Pink blossom - The RSPB

Nature's Calendar: March

We have made it to Spring! Although let’s see how we go as March can see some very mixed weather meaning our wildlife needs to keep on its toes. However, expect a month of hope as spring flowers start to bloom.

Dunnock, Prunella modularis, foraging in grass in garden. Co. Durham


Often overlooked in our gardens due to it’s skulking tendencies and perceived drab looks but dunnocks come into their own in spring. They make up for the lack of colours and beauty with an uplifting and cheerful song. Listen out for their short and musical phrases through March.

Song thrush with a worm - The RSPB in its mouth

Song Thrush

We have seen a big decline in song thrush numbers, particularly in gardens, but if you do have one in the area now it the time to listen out. They can be sometimes secretive, but their song is the opposite and is broadcast from tops of trees.
They repeat each phrase, often in threes so that’s a good clue.

Blackbird sitting on a branch


Another member of the thrush family to listen out for is the blackbird, with its rich melodic song. Often one of the first to start singing in the mornings, it’s worth waking up early for, to enjoy your local blackbird. March is great as it gets light at a sensible time, unlike later in spring.

Chiffchaff sitting on a small branch - The RSPB


Migration is not quite in full swing but a few species arrive in early spring and chiffchaff is one of the earliest. Best listen out for their distinctive song in which they say their name making it one of the easiest songs to remember but they can be confused with great tit song which is bolder and loader but a similar two-syllable song.

Wheatear standing on the grass among buttercups


Another early bird to arrive back from its African winter home is the wheatear. These breed in our uplands, and occasionally exposed rocky coasts, but whilst on migration they could be seen almost anywhere. Often seen in open areas such as fields and perching on a vantage point looking out for insects.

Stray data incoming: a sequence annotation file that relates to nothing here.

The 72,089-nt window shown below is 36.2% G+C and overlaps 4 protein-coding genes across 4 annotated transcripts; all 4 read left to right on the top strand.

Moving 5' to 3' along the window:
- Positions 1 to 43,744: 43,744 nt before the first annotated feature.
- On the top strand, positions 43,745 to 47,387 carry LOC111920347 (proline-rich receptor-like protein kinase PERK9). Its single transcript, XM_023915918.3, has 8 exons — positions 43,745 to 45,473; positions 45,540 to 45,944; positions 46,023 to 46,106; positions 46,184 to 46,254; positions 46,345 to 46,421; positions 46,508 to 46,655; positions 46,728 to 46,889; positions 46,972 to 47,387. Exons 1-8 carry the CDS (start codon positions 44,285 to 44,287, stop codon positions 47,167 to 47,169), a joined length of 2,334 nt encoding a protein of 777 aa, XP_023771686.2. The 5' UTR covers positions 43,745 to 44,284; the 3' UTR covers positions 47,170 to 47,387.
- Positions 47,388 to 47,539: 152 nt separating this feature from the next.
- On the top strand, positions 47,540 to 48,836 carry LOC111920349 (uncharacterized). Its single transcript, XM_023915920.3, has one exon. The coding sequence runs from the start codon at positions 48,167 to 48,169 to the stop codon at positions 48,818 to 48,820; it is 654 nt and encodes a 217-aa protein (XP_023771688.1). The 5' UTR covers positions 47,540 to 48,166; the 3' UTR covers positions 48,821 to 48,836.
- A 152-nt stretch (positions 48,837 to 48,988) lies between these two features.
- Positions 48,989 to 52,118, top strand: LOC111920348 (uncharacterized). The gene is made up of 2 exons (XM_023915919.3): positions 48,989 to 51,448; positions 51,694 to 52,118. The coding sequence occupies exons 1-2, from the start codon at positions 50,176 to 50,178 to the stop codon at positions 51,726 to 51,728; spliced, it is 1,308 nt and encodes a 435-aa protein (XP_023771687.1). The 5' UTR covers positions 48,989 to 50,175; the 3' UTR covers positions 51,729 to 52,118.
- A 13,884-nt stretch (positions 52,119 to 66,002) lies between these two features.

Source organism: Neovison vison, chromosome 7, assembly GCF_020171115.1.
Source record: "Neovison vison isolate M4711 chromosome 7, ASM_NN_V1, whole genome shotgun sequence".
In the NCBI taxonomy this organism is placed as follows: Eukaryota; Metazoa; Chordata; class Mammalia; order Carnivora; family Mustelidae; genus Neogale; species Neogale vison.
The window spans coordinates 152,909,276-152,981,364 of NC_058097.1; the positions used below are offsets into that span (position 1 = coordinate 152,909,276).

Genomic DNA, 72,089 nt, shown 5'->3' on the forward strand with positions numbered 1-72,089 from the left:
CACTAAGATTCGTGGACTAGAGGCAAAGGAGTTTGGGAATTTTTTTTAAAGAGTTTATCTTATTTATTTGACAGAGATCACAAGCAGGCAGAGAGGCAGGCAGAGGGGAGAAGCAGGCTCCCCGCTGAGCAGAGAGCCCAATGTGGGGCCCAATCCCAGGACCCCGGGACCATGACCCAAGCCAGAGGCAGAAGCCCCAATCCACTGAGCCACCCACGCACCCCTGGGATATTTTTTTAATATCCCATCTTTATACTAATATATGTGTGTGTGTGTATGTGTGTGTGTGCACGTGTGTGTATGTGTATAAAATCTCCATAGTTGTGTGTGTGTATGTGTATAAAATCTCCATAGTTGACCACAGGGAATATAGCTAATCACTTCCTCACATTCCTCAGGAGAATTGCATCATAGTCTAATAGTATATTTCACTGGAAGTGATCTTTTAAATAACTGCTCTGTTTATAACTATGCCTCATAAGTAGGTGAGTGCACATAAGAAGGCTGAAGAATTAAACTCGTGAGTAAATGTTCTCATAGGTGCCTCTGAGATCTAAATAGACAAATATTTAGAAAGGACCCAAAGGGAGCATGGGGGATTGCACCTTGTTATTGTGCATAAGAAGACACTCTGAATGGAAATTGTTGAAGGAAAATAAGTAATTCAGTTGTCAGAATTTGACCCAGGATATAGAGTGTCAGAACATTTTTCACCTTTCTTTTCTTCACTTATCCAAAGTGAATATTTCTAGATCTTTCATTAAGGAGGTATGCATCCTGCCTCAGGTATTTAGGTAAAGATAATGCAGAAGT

Look out for their distinctive white ‘rump’ as they fly.

Comma butterfly sitting on a purple flower


Look out for the first butterflies coming out of hibernations. Your most likely to spot a peacock, small tortoiseshell or a red admiral but also look for an early brimstone or comma, as in the picture. Sunny sheltered spots are best as they’ll need the warmth from the sun to keep active.

Single stem of Lesser Celandine

Lesser Celandine

A member of the buttercup family and one of the first flowers to appear in spring meaning it’s popular with insect as an early food source. Look out for it along woodland edges and under hedgerows and damp places.
Another name for this plant is pilewort as its roots can be used to help haemorrhoids.

Frog sitting in the grass

Frogs and Newts

This month we will see garden ponds spring to life with frogs, toads and newts making use of this valuable habitat.
Keep your eye out for spawn, frogs lay in clumps whereas toads lay in strands. Harder to spot, newts lay eggs on submerged leaves and neatly fold the leaves to protect them.

Bumblebee sitting on a dandelion

Queen bumblebees

Look out for some very large and occasionally dopey bumblebees. These will be the queens fresh out of hibernation on the lookout for somewhere to nest. First, they’ll need to find a nectar source to build up energy and then it’s onto finding a cavity or hole to start a nest. 

Hedgehog peeling around a stone | The RSPB


Get your hedgehog food at the ready! With everything else waking up and getting active you might see the reappearance of your garden hedgehog after a long winter absence. Remember to follow advice on what to feed your garden hedgehogs.

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